$ sudo dpkg-reconfigure tzdata
$ sudo service openntpd restart

Disable AppArmor Conflicts

While AppArmor is a suite that does provide an additional layer of security, it is my opinion that custom profiles will need to be created for each system. That is something not covered in this tutorial. So for now, we are going to disable it to prevent conflicts with any default configurations.

$ sudo /etc/init.d/apparmor stop
$ sudo update-rc.d -f apparmor remove
$ sudo apt-get remove apparmor apparmor-utils

Note: disabling AppArmor is not recommended for a production web server. For those wanting to create a custom AppArmor profile, refer to the official documentation.

Stop DDoS Attacks

A DDoS attack is a distributed denial-of-service attack. An Apache module exists to stop such attacks.

$ sudo apt-get -y install libapache2-mod-evasive
$ sudo mkdir -p /var/log/apache2/evasive
$ sudo chown -R www-data:root /var/log/apache2/evasive

Append the following to the bottom of mod-evasive.load:

$ sudo nano /etc/apache2/mods-available/mod-evasive.load

DOSHashTableSize 2048
DOSPageCount 20            # maximum number of requests for the same page
DOSSiteCount 300           # total number of requests for any object by the same client IP on the same listener
DOSPageInterval 1.0        # interval for the page count threshold
DOSSiteInterval 1.0        # interval for the site count threshold
DOSBlockingPeriod 10.0     # time that a client IP will be blocked for
DOSLogDir “/var/log/apache2/evasive”

Stop Slowloris Attacks

An Apache modules also exist for Slowloris attacks, though the module name depends on which version of Ubuntu that you are using. For Ubuntu 12.10 or later:

$ sudo apt-get -y install libapache2-mod-qos

Then check configuration in qos.conf:

$ sudo nano /etc/apache2/mods-available/qos.conf
## QoS Settings
<IfModule mod_qos.c>
    # handles connections from up to 100000 different IPs
    QS_ClientEntries 100000
    # will allow only 50 connections per IP
    QS_SrvMaxConnPerIP 50
    # maximum number of active TCP connections is limited to 256
    MaxClients              256 
    # disables keep-alive when 70% of the TCP connections are occupied:
    QS_SrvMaxConnClose      180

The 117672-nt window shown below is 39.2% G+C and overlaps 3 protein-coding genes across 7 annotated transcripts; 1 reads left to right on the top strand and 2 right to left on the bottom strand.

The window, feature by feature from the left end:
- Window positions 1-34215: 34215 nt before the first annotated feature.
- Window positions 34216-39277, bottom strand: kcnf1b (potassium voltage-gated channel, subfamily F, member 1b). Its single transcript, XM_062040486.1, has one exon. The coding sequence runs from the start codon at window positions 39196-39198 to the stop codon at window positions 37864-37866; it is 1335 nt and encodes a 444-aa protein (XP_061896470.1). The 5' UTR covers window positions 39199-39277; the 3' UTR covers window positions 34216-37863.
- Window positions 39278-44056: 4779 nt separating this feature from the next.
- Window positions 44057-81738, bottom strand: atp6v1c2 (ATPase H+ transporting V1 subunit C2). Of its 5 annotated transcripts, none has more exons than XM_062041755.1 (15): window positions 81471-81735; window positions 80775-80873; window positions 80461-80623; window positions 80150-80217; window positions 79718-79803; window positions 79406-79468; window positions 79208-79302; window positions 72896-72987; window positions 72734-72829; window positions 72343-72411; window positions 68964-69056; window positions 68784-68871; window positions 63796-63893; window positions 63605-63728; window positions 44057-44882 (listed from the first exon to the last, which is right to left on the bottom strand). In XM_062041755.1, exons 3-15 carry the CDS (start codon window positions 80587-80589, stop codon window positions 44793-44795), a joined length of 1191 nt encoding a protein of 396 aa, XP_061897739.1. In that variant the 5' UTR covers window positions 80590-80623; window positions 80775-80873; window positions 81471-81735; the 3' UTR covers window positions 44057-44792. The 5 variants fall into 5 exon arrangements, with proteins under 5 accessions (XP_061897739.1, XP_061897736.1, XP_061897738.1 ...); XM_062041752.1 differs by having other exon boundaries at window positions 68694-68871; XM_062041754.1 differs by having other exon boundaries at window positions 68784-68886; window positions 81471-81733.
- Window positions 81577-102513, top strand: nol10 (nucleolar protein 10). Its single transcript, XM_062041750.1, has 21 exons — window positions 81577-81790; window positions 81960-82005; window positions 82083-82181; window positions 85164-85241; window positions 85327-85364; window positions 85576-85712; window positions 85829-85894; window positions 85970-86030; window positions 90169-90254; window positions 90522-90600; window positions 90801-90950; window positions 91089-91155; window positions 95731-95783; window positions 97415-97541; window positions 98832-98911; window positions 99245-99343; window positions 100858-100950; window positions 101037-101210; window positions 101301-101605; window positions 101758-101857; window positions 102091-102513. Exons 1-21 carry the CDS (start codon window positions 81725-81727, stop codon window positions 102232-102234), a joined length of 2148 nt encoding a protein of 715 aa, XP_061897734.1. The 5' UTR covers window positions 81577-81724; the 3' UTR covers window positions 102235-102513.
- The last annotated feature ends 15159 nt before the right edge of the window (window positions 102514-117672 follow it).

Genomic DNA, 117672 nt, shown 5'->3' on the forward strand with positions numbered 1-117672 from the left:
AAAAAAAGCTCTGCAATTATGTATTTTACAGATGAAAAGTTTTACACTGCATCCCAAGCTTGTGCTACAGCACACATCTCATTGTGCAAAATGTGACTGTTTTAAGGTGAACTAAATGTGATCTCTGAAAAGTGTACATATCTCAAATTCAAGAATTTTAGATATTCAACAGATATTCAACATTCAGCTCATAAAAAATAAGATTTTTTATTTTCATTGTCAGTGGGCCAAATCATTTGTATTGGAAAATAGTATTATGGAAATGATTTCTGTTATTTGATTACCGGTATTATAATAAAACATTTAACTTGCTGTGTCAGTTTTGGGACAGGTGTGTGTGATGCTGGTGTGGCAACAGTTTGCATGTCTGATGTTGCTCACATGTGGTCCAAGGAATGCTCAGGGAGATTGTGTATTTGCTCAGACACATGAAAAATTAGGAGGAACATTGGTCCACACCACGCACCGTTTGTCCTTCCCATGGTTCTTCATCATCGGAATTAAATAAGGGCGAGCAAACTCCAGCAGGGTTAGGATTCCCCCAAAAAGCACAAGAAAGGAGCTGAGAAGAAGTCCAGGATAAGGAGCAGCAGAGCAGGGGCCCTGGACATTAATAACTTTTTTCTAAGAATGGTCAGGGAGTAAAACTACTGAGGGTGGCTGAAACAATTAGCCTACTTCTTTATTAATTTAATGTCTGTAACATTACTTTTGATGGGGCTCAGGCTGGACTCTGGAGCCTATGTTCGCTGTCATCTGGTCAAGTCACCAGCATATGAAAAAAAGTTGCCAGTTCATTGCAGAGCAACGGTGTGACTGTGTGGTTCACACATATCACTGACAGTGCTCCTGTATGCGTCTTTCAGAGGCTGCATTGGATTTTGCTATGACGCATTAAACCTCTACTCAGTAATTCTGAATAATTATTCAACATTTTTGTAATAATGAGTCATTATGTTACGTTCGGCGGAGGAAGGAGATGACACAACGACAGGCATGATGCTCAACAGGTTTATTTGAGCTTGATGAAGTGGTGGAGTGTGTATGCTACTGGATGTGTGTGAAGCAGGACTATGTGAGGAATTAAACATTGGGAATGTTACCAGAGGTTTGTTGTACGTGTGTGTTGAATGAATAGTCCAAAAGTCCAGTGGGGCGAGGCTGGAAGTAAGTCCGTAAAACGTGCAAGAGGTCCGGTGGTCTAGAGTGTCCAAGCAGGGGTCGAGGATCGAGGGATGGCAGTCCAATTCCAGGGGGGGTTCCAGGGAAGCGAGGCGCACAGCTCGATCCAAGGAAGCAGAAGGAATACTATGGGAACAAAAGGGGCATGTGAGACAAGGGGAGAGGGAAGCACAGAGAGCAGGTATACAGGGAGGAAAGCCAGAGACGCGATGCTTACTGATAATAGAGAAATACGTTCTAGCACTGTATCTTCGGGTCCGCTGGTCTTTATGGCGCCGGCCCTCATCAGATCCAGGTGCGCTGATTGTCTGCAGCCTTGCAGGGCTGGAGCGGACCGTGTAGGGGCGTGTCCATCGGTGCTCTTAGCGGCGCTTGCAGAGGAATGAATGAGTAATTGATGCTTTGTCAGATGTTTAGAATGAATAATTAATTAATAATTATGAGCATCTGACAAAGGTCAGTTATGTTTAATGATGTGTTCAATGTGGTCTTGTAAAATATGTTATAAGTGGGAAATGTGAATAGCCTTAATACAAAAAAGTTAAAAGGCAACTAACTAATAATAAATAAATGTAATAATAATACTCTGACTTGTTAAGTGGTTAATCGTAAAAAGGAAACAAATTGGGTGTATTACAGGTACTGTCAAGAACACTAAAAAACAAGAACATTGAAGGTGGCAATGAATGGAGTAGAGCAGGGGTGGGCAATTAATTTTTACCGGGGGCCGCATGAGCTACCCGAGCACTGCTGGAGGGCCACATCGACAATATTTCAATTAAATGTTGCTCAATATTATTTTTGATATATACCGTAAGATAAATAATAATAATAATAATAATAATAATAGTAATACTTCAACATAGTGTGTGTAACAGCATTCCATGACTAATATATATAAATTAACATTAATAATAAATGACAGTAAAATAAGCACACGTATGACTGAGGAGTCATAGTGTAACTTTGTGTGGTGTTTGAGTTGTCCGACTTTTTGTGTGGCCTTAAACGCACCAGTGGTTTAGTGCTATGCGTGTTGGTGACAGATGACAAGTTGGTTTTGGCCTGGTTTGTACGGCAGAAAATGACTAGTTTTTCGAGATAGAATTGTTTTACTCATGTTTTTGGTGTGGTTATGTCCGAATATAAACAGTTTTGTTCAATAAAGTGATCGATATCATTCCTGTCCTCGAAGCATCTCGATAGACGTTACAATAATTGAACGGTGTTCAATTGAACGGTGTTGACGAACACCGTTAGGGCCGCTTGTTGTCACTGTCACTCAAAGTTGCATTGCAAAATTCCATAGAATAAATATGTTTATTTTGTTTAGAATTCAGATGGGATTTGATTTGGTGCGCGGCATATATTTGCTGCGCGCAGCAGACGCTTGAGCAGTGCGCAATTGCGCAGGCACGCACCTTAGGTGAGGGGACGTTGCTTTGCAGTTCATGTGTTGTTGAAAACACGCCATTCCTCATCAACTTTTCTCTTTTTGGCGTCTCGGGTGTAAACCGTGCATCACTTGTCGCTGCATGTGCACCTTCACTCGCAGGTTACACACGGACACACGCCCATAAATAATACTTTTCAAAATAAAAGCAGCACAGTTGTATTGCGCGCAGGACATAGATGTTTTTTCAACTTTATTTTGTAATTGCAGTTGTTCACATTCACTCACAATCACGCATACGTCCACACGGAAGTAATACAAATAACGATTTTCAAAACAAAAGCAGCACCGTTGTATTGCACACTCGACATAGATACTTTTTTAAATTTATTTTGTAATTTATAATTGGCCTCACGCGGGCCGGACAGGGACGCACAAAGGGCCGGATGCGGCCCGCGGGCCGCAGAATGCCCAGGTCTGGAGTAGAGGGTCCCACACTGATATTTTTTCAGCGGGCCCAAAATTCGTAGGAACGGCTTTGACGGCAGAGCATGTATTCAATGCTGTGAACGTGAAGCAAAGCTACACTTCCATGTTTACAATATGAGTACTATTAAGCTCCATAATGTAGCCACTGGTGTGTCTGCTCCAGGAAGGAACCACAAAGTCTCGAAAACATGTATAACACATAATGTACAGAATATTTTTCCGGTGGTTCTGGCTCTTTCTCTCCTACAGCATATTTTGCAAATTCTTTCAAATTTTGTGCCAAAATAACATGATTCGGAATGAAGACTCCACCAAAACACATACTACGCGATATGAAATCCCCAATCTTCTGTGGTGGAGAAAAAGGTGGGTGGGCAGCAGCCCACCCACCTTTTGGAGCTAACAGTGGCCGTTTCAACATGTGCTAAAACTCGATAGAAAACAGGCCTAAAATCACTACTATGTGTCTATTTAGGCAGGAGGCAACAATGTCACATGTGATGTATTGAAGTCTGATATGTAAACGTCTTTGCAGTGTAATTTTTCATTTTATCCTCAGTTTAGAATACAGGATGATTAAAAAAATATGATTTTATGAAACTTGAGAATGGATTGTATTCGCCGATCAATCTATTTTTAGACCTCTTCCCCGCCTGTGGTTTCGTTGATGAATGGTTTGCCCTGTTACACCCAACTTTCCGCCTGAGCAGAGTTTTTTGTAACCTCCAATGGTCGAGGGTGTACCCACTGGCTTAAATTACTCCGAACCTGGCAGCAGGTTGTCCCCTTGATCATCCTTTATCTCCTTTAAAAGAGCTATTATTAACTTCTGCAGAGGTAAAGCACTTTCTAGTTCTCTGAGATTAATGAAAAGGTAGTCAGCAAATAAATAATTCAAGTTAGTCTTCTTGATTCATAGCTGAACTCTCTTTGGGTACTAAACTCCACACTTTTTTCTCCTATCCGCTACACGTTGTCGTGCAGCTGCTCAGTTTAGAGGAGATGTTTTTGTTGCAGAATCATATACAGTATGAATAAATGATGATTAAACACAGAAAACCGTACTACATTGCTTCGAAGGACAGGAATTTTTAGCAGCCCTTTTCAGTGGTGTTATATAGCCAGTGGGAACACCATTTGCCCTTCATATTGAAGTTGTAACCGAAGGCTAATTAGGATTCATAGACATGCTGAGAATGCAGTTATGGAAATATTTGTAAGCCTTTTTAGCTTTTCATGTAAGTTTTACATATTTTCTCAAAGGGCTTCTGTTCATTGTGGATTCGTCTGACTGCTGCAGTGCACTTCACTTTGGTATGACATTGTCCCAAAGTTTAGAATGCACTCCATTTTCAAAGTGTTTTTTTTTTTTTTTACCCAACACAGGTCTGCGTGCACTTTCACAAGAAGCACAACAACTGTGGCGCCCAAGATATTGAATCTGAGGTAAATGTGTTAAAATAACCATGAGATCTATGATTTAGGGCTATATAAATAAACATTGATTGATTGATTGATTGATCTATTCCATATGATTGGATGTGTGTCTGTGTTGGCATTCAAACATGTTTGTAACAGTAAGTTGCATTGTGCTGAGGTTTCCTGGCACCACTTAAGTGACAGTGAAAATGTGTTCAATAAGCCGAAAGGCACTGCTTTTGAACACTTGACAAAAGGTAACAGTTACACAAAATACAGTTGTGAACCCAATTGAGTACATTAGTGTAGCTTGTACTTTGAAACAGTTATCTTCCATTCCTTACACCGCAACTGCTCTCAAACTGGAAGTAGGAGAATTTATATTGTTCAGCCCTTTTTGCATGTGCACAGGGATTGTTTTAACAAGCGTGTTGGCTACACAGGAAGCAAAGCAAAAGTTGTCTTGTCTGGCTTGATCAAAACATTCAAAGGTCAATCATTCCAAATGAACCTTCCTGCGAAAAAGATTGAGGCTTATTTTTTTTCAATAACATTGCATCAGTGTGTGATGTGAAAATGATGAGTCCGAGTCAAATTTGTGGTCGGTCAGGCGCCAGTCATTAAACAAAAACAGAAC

# minimum request/response speed (deny slow clients blocking the server,     
    # ie. slowloris keeping connections open without requesting anything):
    QS_SrvMinDataRate       150 1200
    # and limit request header and body (carefull, that limits uploads and 
    # post requests too):
    # LimitRequestFields      30
    # QS_LimitRequestBody     102400

Note: If you are running a version of Ubuntu prior to 12.04, use the following instead.

$ sudo apt-get -y install libapache2-mod-antiloris

Check config in antiloris.conf.

$ sudo nano /etc/apache2/mods-available/antiloris.conf
<IfModule mod_antiloris.c>
	# Maximum simultaneous connections in READ state per IP address 
	IPReadLimit 5 

Stop DNS Injection Attacks

Spamhaus is a module that uses DNSBL in order to block spam relay via web forms, preventing URL injection, block http DDoS attacks from bots and generally protecting the server from known bad IP addresses.

$ sudo apt-get -y install libapache2-mod-spamhaus
$ sudo touch /etc/spamhaus.wl

Append the config to apache2.conf

$ sudo nano /etc/apache2/apache2.conf
<IfModule mod_spamhaus.c>
  MS_WhiteList /etc/spamhaus.wl 
  MS_CacheSize 256 

Restart Apache to load new modules.

$ sudo service apache2 restart

Now the webserver has been installed and is up and running. Point your web browser at your domain for a default message that confirms you are working. As a final check, run the following to see if your server has any error message. If there are errors, you will want to Google them and address them now.

$ sudo tail -200 /var/log/syslog